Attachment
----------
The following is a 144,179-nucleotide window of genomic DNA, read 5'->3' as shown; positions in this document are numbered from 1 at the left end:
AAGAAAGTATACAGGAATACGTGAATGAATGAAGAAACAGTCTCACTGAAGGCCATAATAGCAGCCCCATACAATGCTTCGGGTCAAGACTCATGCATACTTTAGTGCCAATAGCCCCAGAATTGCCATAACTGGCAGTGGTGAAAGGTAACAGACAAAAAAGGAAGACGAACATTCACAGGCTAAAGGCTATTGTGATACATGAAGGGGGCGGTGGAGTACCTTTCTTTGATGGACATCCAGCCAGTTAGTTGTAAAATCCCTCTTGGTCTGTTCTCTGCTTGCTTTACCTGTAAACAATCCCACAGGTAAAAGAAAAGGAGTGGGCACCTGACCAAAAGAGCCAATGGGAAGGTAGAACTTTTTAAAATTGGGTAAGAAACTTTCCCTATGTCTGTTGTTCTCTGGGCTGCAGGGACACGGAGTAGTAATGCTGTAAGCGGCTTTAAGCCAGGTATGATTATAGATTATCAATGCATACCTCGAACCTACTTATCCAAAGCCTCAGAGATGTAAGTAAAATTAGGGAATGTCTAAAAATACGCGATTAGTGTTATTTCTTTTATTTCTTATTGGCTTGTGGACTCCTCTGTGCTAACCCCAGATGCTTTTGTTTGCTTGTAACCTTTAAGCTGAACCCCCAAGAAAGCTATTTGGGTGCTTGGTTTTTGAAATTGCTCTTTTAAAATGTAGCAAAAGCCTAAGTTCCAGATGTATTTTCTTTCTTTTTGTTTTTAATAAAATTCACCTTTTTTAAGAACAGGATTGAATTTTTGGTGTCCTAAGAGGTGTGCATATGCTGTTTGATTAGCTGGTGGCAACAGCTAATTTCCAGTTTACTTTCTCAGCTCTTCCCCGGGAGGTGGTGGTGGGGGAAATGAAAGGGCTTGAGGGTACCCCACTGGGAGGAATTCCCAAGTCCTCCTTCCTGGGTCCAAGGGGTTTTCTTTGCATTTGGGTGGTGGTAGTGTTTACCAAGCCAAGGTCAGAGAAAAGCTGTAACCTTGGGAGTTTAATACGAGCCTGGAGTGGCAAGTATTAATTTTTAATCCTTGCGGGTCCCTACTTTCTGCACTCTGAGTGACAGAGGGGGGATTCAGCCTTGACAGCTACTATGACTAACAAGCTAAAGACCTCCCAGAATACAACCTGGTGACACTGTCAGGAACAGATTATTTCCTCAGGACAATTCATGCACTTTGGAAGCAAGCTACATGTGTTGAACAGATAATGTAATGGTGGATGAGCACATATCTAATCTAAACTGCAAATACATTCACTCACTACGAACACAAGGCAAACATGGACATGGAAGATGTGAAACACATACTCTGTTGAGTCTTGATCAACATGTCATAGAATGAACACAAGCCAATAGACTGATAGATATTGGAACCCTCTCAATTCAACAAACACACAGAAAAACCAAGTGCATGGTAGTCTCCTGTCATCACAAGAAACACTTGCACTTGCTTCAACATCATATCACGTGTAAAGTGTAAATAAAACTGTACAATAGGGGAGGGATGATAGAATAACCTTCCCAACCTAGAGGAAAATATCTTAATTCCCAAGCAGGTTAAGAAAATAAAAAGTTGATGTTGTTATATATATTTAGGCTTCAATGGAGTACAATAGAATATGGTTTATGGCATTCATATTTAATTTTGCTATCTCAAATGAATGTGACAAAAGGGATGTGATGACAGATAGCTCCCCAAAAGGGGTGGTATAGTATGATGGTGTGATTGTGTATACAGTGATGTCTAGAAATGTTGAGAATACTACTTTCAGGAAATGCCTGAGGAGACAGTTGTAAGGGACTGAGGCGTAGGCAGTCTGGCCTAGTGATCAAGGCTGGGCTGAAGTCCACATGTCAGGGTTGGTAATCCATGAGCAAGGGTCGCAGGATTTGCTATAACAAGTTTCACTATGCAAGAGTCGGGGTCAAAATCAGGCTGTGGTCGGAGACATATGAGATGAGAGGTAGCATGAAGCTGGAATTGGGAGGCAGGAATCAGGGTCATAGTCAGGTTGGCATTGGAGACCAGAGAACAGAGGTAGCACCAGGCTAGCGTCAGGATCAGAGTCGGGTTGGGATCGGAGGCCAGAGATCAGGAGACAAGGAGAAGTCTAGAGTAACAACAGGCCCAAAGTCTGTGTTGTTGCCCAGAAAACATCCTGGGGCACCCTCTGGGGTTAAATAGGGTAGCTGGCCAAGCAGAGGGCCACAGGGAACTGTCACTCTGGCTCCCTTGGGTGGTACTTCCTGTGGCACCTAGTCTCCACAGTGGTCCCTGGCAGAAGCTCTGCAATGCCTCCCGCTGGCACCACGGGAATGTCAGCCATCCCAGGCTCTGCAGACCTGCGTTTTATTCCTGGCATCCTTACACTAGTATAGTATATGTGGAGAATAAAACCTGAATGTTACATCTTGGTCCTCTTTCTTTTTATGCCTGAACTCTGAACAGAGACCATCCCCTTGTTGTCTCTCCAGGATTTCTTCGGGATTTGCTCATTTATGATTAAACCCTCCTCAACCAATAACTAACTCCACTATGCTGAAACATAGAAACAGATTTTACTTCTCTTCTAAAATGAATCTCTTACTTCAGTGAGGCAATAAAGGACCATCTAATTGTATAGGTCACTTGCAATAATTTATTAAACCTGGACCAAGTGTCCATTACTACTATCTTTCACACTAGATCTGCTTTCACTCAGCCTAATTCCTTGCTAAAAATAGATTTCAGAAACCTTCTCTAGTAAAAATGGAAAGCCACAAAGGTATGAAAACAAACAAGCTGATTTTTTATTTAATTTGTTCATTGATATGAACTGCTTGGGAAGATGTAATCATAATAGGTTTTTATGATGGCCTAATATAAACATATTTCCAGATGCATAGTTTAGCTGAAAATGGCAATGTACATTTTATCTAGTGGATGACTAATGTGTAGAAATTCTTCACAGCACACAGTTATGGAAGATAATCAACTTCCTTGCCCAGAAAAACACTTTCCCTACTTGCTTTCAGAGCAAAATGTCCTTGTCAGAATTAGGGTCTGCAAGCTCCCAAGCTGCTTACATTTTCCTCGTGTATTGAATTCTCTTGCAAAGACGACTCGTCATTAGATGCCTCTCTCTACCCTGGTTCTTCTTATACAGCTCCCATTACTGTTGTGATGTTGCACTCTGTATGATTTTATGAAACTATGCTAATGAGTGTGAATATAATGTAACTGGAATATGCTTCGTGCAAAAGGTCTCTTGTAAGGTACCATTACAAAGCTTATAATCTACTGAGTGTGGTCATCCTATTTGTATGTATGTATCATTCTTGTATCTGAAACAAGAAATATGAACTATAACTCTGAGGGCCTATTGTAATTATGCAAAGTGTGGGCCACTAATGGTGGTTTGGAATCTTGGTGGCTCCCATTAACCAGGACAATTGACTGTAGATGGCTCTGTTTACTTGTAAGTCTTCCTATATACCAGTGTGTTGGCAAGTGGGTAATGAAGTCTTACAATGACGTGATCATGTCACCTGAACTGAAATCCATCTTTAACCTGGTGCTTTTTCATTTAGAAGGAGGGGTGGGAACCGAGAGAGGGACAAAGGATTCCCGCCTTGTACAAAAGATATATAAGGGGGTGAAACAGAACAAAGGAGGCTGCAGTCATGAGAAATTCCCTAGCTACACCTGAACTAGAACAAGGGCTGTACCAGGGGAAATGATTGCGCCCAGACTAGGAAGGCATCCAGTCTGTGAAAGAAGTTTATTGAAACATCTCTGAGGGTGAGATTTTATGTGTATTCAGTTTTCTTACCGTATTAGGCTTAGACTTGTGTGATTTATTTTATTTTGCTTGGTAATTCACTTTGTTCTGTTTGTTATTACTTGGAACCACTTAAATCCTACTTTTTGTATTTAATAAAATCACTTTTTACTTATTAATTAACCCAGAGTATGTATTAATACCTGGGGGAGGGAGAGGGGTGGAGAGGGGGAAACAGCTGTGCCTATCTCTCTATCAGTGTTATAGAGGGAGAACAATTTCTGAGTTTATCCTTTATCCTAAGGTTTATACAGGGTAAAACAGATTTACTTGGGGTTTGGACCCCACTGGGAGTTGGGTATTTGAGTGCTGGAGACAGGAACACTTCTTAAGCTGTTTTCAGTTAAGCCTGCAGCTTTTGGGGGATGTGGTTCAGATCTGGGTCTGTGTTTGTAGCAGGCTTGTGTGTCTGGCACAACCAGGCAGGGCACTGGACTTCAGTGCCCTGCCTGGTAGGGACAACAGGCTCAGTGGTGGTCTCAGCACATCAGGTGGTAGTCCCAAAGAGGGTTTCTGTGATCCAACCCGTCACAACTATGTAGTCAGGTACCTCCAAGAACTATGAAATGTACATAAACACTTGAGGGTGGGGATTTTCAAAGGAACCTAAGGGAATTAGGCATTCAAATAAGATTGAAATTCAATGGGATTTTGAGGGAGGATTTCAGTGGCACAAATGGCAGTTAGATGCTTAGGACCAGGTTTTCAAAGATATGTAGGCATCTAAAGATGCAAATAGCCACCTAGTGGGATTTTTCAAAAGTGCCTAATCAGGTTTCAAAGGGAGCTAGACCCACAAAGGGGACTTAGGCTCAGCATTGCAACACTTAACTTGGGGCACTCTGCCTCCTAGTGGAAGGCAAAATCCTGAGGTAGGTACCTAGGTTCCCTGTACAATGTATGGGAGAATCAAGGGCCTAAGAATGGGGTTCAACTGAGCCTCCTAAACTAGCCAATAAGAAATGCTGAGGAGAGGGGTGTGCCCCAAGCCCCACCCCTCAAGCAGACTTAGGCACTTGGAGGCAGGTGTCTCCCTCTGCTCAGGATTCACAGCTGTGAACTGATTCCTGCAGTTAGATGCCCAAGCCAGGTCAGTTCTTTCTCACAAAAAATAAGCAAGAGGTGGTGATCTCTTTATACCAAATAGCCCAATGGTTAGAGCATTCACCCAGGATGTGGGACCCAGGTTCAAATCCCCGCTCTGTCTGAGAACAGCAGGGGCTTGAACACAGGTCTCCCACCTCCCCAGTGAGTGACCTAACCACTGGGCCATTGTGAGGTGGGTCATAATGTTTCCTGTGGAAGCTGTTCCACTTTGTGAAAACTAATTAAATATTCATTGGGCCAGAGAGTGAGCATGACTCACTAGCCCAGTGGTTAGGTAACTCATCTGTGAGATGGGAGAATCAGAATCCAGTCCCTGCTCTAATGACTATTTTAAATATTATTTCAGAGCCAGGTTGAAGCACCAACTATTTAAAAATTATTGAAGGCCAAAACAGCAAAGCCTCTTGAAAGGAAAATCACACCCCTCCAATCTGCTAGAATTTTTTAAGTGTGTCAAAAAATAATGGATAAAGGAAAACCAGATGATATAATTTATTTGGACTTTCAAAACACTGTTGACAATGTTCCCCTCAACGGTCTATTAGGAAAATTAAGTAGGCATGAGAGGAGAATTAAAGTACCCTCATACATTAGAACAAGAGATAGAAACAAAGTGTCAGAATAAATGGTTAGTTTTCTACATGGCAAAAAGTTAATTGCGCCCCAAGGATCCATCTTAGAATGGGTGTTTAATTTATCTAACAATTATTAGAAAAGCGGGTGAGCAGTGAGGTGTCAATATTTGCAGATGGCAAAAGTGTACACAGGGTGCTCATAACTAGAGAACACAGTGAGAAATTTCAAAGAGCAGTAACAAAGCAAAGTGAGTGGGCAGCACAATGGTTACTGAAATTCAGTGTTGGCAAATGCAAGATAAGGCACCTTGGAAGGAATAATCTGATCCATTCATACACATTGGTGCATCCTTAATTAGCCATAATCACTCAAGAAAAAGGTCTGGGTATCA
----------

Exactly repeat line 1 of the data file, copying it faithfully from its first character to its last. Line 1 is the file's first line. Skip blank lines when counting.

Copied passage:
The following is a 144,179-nucleotide window of genomic DNA, read 5'->3' as shown; positions in this document are numbered from 1 at the left end: